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Mol Biol Cell. 2019 Feb 15;30(4):453-466. doi: 10.1091/mbc.E18-02-0132. Epub 2018 Dec 26.

Ate1-mediated posttranslational arginylation affects substrate adhesion and cell migration in Dictyostelium discoideum.

Author information

1
Department of Cell Biology (Anatomy III), Ludwig Maximilian University of Munich, 82152 Planegg-Martinsried, Germany.
2
National Center for Protein Science Shanghai, Institute of Biochemistry and Cell Biology, Shanghai Institutes of Biological Sciences, Chinese Academy of Sciences, Shanghai 200031, China.

Abstract

The highly conserved enzyme arginyl-tRNA-protein transferase (Ate1) mediates arginylation, a posttranslational modification that is only incompletely understood at its molecular level. To investigate whether arginylation affects actin-dependent processes in a simple model organism, Dictyostelium discoideum, we knocked out the gene encoding Ate1 and characterized the phenotype of ate1-null cells. Visualization of actin cytoskeleton dynamics by live-cell microscopy indicated significant changes in comparison to wild-type cells. Ate1-null cells were almost completely lacking focal actin adhesion sites at the substrate-attached surface and were only weakly adhesive. In two-dimensional chemotaxis assays toward folate or cAMP, the motility of ate1-null cells was increased. However, in three-dimensional chemotaxis involving more confined conditions, the motility of ate1-null cells was significantly reduced. Live-cell imaging showed that GFP-tagged Ate1 rapidly relocates to sites of newly formed actin-rich protrusions. By mass spectrometric analysis, we identified four arginylation sites in the most abundant actin isoform of Dictyostelium, in addition to arginylation sites in other actin isoforms and several actin-binding proteins. In vitro polymerization assays with actin purified from ate1-null cells revealed a diminished polymerization capacity in comparison to wild-type actin. Our data indicate that arginylation plays a crucial role in the regulation of cytoskeletal activities.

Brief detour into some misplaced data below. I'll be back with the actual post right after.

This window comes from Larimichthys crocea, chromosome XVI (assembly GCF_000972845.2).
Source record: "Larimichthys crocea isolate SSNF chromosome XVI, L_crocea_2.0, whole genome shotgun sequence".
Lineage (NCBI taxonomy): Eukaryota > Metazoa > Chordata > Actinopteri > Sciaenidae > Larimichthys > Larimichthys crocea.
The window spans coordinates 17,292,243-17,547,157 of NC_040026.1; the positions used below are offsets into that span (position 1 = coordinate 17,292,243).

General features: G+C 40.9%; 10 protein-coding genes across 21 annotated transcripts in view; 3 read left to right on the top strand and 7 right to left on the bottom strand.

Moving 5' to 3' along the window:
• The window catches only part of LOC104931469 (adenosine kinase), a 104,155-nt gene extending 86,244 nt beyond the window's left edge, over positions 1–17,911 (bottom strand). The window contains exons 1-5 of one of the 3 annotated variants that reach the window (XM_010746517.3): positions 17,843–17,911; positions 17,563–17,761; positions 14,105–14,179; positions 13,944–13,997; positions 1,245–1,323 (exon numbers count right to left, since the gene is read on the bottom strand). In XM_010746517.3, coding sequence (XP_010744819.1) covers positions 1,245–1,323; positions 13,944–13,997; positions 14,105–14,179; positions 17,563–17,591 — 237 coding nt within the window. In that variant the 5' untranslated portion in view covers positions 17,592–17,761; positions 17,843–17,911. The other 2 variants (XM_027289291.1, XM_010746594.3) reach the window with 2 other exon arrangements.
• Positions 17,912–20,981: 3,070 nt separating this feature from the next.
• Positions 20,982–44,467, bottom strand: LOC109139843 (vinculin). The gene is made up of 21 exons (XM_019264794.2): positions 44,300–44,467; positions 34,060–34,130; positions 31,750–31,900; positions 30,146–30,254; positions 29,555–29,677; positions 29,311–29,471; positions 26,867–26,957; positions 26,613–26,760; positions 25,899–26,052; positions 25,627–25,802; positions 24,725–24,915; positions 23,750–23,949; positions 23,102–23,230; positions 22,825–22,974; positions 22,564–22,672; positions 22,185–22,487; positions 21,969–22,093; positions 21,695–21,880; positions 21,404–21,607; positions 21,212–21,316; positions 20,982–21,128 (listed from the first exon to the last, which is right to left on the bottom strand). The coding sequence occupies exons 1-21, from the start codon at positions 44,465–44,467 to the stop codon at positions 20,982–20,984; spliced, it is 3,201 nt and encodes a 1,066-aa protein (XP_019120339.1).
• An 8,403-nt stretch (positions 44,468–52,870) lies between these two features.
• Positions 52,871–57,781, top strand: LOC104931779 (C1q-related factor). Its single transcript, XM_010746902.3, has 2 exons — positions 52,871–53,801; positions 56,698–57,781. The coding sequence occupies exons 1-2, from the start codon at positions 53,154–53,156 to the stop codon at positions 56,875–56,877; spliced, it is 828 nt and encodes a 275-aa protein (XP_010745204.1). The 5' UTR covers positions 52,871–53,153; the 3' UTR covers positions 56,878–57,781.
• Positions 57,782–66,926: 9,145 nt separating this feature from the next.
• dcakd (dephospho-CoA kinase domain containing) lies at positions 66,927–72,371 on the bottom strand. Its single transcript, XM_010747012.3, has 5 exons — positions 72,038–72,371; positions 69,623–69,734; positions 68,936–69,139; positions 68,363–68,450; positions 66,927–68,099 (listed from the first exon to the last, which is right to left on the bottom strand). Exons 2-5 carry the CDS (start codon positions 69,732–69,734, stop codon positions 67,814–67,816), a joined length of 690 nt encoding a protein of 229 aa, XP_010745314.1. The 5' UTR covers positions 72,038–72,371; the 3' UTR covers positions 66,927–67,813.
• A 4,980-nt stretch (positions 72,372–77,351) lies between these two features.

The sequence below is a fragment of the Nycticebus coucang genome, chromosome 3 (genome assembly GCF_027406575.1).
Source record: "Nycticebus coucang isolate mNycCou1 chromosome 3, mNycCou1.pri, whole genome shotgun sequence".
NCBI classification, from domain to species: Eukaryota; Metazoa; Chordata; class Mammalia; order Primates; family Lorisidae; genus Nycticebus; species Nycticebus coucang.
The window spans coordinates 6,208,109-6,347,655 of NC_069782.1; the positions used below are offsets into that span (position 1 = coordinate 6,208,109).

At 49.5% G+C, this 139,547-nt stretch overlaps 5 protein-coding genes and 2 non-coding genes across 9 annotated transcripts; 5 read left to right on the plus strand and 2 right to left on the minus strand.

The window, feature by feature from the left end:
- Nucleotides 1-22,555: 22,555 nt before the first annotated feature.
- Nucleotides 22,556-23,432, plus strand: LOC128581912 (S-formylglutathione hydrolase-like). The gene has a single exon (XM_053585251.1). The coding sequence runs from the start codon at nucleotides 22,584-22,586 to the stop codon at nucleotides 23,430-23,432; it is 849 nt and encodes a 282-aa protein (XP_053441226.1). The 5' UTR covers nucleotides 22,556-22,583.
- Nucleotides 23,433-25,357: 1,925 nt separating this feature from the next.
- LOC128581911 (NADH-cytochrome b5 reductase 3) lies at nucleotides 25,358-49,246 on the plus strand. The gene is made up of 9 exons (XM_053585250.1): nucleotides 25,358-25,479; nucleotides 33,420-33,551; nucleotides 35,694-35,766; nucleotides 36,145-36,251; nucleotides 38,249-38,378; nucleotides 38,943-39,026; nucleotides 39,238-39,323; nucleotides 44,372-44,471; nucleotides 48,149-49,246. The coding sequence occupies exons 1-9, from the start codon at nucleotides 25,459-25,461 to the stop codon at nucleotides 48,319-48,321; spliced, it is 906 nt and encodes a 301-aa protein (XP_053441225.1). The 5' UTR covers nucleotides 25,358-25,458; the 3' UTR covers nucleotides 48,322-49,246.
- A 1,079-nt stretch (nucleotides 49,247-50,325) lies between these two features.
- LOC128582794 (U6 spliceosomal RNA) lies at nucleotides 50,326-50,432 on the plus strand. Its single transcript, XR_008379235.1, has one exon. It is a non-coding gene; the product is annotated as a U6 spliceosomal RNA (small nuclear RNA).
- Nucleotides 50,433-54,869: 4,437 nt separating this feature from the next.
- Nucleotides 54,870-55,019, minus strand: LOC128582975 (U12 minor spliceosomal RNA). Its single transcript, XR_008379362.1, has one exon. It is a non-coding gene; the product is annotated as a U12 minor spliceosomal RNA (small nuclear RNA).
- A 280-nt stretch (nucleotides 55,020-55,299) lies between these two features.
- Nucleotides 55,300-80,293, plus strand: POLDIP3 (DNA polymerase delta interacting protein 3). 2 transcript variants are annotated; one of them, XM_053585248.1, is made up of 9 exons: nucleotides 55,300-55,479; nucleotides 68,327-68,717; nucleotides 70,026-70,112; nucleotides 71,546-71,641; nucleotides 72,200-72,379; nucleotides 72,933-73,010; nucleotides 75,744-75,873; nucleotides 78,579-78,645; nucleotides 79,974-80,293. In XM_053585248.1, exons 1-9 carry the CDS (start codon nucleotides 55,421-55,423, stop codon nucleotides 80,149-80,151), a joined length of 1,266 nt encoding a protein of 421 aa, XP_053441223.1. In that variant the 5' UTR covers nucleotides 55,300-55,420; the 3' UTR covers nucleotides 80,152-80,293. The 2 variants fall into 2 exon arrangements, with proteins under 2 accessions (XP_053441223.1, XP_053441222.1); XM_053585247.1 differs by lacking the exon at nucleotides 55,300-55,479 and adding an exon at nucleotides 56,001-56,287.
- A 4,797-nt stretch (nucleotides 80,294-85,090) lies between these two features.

PMID:
30586322
PMCID:
PMC6594445
DOI:
10.1091/mbc.E18-02-0132
[Indexed for MEDLINE]
Free PMC Article

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